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I can manage this developer+ business analyst role by myself and everyone knew that but they are not letting me alone to do this. What I want This is not my job. Why you are asking this? Don't make this unnecessarily complex, this is simple. Let me do it, don't nag Your question seems to have a one-sided slant to it. "I want this" and "I want ...


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The shortcomings one is reasonably easy to deal with - you just make sure you bring that up yourself if you see a shortcoming that you want addressed, or want to address. So if you're not happy with your performance in x area, you make sure you're the proactive one in bringing that up, asking for support, and seeing if there's any recommendations. As for ...


3

Sometimes managers send me a message asking for my resume. This happens more often than you would think and is very far from a job offer. You may not think of your LinkedIn profile as a "looking for a job" advert, as it's intended as a professional social network - but recruiters do. They have a job to do, and that job is to provide a supply of candidates ...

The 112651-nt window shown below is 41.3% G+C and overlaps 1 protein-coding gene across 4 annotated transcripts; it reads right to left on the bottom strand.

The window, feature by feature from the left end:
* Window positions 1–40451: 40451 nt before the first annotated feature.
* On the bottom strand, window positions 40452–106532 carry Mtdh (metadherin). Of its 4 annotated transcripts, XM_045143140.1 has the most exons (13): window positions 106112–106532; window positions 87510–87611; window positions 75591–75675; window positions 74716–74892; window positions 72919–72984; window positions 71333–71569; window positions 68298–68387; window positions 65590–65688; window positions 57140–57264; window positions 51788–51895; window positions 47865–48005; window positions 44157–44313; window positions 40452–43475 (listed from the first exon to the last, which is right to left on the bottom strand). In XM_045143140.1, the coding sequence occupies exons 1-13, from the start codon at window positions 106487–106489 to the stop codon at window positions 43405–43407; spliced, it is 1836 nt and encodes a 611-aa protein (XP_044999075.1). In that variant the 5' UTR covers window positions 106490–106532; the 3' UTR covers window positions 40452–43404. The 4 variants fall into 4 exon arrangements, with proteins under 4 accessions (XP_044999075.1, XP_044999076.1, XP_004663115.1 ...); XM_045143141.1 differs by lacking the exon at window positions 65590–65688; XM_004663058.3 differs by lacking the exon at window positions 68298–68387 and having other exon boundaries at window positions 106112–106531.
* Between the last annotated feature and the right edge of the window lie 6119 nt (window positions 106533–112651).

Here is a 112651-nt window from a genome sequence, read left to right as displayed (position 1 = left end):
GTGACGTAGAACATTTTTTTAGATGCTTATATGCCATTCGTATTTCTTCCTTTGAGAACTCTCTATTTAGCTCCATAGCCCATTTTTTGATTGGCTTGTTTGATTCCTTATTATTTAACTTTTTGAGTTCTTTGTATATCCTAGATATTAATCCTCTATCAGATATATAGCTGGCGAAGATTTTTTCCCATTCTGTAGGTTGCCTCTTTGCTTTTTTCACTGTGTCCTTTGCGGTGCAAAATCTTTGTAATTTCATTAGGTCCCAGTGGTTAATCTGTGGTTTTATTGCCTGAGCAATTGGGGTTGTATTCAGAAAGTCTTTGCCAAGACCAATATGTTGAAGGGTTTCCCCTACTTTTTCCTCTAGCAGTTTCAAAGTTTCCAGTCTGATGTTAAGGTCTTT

4

Definitely do not communicate with your boss about your interactions on LinkedIn. Those messages are private, intended for you alone, and (nearly) all recruiters will respect that you won't want to communicate anything with your current company until it makes sense to do so (i.e., you're leaving for a better, signed offer). Other excellent answers have ...


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I'm asking if I can do something to make my manager act to keep me happy, before me getting unhappy. I think this is your main point. This is what you need to do: Figure out, what you want. Compare (1) to what your current position offers. If there are unmet demands, talk with your manager about them. If the company is either not willing or not able to ...